Russia Kicks Off Currency Buying Spree With $4.5 Billion Program
Comment of the Day

January 11 2018

Commentary by Eoin Treacy

Russia Kicks Off Currency Buying Spree With $4.5 Billion Program

This article by Olga Tanas for Bloomberg may be of interest to subscribers. Here is a section:

Russia’s Finance Ministry will buy about $4.5 billion in foreign currency over the next three weeks, increasing purchases after changes aimed at further limiting the economy’s dependence on oil.

The amount of additional budget revenue earned in January from oil and gas is expected at 257.1 billion rubles ($4.5 billion) as a result of higher crude prices, the Finance Ministry said on Wednesday. Under a so-called budget rule, the entire windfall will be spent on buying foreign currency in the domestic market, with daily purchases at 15.1 billion rubles from Jan. 15 to Feb. 1, it said in a statement.

The operations will help insulate the economy from the ups and downs in crude and shield the ruble’s exchange rate from volatility. The government is absorbing all revenue earned when Russia’s Urals export blend is above $40 a barrel, channeling the excess income into its sovereign wealth fund.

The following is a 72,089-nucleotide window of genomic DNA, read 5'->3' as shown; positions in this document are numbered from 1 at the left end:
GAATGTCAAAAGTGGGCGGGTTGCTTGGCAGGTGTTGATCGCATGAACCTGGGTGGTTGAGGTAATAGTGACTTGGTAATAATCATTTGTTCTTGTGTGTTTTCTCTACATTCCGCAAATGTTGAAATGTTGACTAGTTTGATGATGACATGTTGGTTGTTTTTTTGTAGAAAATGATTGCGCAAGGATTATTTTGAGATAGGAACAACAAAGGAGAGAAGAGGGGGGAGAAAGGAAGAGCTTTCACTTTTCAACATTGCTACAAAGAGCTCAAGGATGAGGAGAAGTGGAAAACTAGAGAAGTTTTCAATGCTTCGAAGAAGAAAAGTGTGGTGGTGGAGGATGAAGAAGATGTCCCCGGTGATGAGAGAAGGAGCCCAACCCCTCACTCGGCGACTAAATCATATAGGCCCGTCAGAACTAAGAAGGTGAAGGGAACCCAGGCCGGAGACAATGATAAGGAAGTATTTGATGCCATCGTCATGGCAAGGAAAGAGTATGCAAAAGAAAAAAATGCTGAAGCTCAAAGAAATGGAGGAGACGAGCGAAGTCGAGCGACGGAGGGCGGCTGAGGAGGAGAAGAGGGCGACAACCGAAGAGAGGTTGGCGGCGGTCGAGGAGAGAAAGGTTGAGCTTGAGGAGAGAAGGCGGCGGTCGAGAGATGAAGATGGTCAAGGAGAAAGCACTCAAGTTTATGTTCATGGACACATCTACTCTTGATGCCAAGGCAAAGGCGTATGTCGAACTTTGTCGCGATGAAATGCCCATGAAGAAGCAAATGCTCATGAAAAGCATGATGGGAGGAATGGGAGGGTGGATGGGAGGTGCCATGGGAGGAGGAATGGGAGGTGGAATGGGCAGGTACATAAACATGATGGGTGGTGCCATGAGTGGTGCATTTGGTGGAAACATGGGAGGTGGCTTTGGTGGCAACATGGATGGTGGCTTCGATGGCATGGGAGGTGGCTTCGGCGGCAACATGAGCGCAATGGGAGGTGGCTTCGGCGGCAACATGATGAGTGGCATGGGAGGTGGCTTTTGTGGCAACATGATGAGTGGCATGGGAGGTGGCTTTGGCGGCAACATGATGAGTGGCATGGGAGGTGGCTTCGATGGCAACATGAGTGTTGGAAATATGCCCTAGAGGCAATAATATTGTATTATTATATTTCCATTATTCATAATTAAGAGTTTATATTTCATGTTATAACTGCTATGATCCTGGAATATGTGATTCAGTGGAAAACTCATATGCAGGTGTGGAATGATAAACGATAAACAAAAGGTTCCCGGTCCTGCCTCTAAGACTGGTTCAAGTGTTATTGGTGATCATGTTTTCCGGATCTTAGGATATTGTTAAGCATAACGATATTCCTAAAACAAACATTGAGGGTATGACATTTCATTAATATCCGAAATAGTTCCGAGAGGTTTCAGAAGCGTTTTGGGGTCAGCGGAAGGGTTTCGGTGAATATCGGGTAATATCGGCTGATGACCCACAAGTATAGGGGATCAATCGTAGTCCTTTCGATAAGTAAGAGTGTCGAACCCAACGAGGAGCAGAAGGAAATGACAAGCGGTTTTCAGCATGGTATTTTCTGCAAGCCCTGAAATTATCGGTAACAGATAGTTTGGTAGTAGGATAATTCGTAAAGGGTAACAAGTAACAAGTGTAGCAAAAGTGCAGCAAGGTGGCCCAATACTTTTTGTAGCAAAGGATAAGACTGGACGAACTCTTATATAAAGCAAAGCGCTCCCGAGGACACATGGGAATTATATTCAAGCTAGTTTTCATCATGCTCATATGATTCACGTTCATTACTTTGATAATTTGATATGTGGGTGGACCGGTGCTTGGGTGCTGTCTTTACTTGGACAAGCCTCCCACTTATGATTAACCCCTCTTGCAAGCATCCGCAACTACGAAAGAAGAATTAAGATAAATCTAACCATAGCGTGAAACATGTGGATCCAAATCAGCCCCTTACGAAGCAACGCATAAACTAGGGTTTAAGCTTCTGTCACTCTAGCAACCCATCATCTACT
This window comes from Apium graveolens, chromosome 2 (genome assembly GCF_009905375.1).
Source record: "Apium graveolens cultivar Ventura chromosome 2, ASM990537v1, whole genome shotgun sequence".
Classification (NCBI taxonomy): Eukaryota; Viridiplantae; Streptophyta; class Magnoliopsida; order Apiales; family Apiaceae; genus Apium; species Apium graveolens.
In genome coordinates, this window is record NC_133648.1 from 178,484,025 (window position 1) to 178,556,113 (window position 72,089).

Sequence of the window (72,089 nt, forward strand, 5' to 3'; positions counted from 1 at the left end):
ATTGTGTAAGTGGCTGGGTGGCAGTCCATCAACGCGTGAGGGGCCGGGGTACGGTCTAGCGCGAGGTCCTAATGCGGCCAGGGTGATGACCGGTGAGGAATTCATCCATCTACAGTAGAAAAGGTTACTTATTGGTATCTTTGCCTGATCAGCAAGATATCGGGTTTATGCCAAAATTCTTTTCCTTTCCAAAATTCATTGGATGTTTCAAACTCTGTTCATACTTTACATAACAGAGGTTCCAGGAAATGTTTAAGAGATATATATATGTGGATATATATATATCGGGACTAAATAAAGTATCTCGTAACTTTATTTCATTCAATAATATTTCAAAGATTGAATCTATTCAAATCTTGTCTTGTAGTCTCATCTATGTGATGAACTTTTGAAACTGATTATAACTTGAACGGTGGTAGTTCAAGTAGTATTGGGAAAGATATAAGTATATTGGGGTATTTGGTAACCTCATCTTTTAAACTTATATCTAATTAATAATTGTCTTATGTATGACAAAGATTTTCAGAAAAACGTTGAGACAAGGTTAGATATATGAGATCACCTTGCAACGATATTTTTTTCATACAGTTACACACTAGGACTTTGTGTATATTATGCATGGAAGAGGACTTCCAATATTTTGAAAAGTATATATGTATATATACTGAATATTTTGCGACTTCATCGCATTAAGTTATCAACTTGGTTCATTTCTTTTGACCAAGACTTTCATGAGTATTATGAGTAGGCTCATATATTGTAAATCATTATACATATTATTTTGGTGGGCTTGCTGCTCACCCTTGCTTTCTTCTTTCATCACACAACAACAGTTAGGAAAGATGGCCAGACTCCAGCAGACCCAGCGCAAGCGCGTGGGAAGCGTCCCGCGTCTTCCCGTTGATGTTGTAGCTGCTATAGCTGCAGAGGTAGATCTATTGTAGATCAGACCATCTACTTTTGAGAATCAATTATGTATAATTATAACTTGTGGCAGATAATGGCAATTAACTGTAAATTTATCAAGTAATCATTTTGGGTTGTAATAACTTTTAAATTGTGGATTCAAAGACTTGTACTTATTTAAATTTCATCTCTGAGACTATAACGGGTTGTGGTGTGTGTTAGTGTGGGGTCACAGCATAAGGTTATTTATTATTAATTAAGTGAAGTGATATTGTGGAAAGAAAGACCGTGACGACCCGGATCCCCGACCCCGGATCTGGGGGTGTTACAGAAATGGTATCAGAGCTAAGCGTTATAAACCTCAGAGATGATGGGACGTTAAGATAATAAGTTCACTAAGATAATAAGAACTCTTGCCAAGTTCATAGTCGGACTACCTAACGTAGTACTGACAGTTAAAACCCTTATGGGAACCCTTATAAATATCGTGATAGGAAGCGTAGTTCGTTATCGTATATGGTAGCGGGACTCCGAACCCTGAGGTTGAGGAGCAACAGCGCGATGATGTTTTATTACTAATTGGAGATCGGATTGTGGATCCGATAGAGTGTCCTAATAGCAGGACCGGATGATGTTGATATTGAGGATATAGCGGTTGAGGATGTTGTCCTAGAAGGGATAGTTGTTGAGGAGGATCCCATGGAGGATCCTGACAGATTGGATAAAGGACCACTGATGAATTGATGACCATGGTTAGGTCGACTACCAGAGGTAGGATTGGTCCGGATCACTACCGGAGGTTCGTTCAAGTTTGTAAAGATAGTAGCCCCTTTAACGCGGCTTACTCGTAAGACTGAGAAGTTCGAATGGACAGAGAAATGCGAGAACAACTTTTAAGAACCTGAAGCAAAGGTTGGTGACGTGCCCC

Eoin Treacy's view

The Ruble accelerated to an important low in early 2015 which prompted the central bank to intervene and to push interest rates up to 17%. The collapse in oil prices into the 2016 low saw the currency hit a nadir but the interest rate and oil’s recovery resulted in a major short covering rally.

The rates spend much of 2017 ranging, in line with many commodity related markets, and it is now testing the upper side of that congestion area. 

The Russian Traded Index broke upwards this week from a yearlong trading range and a sustained move below 1600 would be required to question recovery potential.

It is also worth highlighting Sberbank which is often considered a barometer for risk appetite among global investors. The share completed an eight-year range in 2016 and continues to extend its steep advance. A sustained move below the trend mean would be required to question the consistency of the uptrend.

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